Elsewhere’s connecting flight was out of order. Photo by Nicole Zelniker.

April Parker and Matthew Giddings should not, under any circumstances, be allowed to fly a plane.

Giddings, the executive director of Elsewhere and Parker, Elsewhere’s managing director, hosted the 12th annual Extravaganza at Greensboro’s quirky living museum and artist residency on Saturday, an event which included a street party with live music and a flight simulation/tour around the museum.

The two of them boarded their flight, which played on a projector screen on Elsewhere’s ground floor, and zoomed over Greensboro and into the third-floor window. Unfortunately for them, they got stuck in the ribbon room and unceremoniously thrown out of the plane. After a quick run-in with a toy shark, they flew out through the mirror room as someone in the back of the audience laughed and yelled, “This is hilarious.”

“The theme is all about taking flight,” explained Devin Miller, an event volunteer. “It’s all about departing and arriving.”

Throughout the evening, attendees were invited to move from their homes to the museum to the street party, which was airport-terminal themed, something that had taken the Elsewhere team a while to plan. At one point, the theme was “homecoming,” but Giddings thought that word might have too strong an association with NCA&T. Then, the idea became transportation. Finally, they landed on flights.

Miller was there as a flight attendant, one of the several volunteers who guided guests from points A to B. Miller, who has worked with Giddings before, said he immediately jumped on the chance to help when asked.

“When he called us and said, ‘Hey, we need volunteers for our exhibit,’ it was no problem,” said Miller, whose wife was also volunteering as a flight attendant. “We’ve been down here quite a few times, maybe a dozen times, and we like what they’re doing in the community. So when he called to ask for volunteers, I absolutely showed up.”

This is Giddings’ first extravaganza as executive director, and Parker’s first as managing director. So much of the event was new, including the extensive collaborations with the neighborhood. Every single restaurant on Elm Street contributed to the event, whether financially or with food, as did most of the businesses. Elsewhere ended up with over $10,000 in sponsorships.

“Departing and arriving is about marking this moment in Elsewhere’s history,” said Giddings. “The arrival of this moment, the departure from the way we’ve run extravaganzas in the past.”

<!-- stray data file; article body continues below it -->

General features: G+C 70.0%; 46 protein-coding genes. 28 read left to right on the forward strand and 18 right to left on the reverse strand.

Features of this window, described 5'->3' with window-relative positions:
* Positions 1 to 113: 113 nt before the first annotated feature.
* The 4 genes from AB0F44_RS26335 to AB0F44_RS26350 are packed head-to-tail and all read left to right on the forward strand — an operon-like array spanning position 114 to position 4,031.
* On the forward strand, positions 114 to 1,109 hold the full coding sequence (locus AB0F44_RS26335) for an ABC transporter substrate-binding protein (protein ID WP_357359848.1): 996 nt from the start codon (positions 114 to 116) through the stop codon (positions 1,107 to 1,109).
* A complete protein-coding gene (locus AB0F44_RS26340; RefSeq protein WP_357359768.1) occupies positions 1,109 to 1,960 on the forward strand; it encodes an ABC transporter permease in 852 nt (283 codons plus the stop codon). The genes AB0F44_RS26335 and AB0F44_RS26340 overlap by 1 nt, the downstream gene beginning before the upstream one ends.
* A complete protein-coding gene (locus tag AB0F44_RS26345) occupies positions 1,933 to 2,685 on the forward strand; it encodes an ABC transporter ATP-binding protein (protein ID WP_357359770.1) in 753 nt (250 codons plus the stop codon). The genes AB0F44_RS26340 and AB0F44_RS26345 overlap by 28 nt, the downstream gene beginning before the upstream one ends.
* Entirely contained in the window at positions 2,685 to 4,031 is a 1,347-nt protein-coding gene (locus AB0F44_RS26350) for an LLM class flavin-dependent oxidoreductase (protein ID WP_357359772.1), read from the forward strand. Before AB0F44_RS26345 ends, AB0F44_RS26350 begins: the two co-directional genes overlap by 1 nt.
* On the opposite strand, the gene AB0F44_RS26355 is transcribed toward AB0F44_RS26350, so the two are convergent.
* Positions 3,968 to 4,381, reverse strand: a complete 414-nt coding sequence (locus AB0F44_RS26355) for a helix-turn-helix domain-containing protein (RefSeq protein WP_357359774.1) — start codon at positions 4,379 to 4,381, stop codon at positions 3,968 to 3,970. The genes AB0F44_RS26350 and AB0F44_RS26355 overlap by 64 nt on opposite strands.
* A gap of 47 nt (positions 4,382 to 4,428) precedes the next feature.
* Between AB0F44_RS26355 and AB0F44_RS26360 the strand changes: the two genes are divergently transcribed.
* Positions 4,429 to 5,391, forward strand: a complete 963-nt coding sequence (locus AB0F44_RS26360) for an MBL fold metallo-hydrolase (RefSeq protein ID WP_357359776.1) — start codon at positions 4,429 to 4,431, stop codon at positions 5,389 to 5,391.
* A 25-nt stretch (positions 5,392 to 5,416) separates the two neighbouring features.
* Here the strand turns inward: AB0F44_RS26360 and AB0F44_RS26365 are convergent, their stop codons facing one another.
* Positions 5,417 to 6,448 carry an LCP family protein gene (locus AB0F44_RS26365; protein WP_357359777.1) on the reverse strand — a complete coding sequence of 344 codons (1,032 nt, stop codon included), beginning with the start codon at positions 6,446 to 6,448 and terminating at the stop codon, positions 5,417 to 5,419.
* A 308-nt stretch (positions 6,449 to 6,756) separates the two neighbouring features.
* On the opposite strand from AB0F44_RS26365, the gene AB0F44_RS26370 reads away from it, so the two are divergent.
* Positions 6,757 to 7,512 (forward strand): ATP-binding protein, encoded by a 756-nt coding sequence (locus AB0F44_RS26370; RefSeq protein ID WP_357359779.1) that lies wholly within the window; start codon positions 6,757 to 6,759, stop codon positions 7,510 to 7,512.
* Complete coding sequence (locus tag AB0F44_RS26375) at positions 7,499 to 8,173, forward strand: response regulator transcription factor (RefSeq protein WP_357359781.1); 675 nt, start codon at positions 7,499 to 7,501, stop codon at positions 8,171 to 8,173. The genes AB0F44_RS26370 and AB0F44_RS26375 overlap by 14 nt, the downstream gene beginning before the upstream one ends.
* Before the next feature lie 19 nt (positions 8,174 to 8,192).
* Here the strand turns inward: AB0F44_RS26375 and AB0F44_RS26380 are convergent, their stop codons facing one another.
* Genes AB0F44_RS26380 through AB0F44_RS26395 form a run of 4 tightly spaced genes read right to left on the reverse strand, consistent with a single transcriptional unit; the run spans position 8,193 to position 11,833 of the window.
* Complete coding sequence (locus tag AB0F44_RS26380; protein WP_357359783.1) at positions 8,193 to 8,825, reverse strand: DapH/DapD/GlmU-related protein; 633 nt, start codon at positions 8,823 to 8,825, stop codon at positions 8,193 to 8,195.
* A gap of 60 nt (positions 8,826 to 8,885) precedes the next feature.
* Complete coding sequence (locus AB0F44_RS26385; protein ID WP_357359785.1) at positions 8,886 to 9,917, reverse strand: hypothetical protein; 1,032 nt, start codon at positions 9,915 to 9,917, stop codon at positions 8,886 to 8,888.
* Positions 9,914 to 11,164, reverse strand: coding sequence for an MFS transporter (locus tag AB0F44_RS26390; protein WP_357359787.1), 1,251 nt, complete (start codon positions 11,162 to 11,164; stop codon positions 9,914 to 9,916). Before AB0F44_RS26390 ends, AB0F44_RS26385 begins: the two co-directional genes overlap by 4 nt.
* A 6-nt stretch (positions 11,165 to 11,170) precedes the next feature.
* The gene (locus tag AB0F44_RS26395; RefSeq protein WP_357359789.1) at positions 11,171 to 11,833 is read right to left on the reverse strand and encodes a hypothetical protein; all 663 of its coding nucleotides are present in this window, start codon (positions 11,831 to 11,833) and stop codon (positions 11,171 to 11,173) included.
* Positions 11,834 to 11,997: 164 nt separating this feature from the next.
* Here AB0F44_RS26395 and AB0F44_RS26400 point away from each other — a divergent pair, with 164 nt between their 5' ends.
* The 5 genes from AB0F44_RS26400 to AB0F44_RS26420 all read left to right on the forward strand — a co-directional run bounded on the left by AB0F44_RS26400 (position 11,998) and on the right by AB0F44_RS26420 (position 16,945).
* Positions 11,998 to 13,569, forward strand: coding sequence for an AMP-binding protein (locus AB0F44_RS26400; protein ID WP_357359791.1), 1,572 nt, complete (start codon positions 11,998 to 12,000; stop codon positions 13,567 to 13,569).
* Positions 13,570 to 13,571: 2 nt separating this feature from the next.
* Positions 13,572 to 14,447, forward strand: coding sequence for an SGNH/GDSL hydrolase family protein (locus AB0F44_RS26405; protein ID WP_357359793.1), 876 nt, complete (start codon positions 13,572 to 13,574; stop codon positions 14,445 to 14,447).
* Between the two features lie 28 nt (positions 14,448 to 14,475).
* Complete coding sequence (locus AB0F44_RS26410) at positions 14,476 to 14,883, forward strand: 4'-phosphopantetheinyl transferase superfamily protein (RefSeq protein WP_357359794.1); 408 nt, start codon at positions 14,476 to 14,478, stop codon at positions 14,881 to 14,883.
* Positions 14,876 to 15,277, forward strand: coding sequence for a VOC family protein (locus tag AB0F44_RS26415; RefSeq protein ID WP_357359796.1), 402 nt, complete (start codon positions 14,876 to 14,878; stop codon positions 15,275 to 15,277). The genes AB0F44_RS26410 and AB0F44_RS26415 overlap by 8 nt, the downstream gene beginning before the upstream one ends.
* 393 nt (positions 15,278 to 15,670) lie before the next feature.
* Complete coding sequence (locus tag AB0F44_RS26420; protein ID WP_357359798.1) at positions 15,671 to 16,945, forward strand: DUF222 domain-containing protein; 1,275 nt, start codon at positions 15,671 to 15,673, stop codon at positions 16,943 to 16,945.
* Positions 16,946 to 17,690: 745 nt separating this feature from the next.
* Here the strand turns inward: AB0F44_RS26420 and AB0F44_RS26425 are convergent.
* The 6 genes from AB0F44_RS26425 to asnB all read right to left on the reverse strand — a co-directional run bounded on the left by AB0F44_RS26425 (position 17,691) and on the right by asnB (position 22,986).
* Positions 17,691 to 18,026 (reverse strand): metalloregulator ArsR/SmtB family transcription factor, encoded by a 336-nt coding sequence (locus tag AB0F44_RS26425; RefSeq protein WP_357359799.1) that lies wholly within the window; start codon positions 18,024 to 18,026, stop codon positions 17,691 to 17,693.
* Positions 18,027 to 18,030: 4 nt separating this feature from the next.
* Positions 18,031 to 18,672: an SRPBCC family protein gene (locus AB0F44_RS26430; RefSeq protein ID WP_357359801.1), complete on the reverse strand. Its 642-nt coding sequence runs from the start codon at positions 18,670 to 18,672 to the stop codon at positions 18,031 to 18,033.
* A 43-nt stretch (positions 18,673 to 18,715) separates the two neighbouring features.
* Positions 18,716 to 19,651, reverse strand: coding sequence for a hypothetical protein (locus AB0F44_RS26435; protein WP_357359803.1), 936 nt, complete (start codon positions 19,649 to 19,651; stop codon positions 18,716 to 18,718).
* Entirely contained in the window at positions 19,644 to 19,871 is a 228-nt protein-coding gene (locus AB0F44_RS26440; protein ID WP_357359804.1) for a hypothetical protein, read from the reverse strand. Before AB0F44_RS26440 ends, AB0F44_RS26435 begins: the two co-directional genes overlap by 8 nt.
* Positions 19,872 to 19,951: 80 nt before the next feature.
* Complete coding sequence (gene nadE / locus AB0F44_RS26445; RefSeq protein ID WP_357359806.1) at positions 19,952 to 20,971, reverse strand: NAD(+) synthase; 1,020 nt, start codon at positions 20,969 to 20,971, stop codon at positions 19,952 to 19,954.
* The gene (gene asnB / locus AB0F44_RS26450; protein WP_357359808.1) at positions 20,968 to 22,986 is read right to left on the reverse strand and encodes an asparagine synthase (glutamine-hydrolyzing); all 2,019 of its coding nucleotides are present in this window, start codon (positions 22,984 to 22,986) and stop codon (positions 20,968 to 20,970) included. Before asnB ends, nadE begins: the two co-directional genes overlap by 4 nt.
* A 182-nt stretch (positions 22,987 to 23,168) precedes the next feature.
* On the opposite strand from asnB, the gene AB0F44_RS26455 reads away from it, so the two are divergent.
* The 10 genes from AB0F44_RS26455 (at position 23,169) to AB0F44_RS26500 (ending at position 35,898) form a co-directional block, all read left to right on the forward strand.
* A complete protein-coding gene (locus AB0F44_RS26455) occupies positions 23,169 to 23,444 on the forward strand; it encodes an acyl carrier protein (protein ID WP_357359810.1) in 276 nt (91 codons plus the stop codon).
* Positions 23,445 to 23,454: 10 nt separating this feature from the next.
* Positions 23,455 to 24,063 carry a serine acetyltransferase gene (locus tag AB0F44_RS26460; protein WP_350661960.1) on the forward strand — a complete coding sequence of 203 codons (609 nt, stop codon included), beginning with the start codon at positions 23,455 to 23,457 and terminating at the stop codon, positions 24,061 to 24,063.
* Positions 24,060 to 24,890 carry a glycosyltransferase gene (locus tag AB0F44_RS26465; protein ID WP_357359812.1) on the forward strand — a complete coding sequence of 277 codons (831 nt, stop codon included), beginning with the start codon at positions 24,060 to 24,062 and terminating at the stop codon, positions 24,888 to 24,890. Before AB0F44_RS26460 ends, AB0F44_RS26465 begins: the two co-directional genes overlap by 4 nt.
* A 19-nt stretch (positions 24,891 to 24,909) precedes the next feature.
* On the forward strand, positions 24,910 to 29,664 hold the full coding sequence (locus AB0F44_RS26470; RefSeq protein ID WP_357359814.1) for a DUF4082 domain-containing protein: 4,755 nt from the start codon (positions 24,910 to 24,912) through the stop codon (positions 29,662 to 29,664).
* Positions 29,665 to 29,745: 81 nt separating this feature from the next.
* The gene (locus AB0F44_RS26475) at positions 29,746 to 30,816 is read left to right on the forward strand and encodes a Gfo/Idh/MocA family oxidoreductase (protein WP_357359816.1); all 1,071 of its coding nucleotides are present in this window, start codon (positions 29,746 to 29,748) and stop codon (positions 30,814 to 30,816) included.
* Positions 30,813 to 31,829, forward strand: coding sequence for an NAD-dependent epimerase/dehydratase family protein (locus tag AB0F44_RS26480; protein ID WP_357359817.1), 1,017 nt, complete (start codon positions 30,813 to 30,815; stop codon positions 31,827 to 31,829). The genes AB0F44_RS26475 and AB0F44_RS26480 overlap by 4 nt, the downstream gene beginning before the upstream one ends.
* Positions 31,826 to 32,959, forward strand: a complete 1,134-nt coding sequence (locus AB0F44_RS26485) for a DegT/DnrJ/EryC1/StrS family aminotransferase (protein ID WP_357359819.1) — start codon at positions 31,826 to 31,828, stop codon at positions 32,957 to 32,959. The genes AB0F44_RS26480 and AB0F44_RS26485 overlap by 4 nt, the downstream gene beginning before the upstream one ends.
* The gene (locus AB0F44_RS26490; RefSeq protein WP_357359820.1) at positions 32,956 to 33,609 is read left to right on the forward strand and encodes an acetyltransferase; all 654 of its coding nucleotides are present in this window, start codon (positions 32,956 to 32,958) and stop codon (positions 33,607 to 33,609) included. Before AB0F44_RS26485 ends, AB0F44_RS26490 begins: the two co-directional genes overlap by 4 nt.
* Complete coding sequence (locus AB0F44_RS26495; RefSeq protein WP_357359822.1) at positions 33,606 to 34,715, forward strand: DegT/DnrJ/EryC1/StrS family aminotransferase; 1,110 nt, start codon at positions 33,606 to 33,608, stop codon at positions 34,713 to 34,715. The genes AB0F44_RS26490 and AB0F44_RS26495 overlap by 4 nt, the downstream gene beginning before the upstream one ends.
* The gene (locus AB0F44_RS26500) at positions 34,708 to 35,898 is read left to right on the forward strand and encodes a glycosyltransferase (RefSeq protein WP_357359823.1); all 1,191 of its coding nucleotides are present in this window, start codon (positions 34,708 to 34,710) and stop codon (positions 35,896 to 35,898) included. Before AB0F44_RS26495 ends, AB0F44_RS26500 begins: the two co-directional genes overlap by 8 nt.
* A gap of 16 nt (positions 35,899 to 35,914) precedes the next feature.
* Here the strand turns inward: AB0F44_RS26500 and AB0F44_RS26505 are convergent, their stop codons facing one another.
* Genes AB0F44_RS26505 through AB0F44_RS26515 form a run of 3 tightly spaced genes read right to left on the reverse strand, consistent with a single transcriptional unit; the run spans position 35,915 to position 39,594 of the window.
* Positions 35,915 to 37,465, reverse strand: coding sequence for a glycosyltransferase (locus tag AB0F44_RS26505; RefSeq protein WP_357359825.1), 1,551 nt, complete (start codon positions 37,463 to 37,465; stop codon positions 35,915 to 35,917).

Inside, Giddings began the tour to a group of a dozen or so passengers.

Elsewhere’s event attendees enjoyed post-flight beverages. (photo by Nicole Zelniker)

“This is our first flight ever, so I hope you feel safe on this trip,” he said, standing in front of a projector screen. “There may be a few bugs but because we do everything collaboratively, you’ll be called upon to make sure we get where we need to go safely.

“We’ll be flying into Elsewhere, Terminal E,” he continued. “You’ll have about five minutes to prepare for your next flight. You will have to take off your shoes at security, so prepare yourself for that, and you may want to say a prayer.” His last comment earned him laughter from the group.

After the flight simulation played on the screen, the group cleared out through the next room, where they were redirected to the bar behind the museum, where another volunteer posed as a comedic and rather artistic vampire.

The charismatic host showed the group his drawings which included a blank canvas, or “self-portrait.” At one point, he claimed that bats are better than cats.

“I can prove it alphabetically,” he said. He flipped the page of his sketchbook, where he had listed alphabetically the words Bat, Cat, Dat, Eat and Fat.

“You see?” he said. “At the very top of the alphabet, it goes, ‘Bat.’ However, ‘Cat dat eat, fat.’” This earned appreciative laughter from the small crowd.

The group dispersed afterwards into the street party. The bands played into the night, filling the chilly November air with music which mixed with the sound of the audience’s amused laughter. And even though this year’s event has just ended, the museum’s team is already planning next year’s extravaganza, which, for now, will be Nightmare on Elm Street themed.

“It’s on brand for Elsewhere to be kind of over the top,” said Giddings. “There’s a maxim that we kept repeating, that ‘More is more.’ So we would often just do the thing that was more complicated and collaborative and fun, even if we didn’t make as much money as we’d hoped. The investment in all these relationships is more than a set number of dollar.”

Elsewhere’s next event is a 24-hour Fort Night membership drive, with the event being free for members, $5 for children and $15 for adults.

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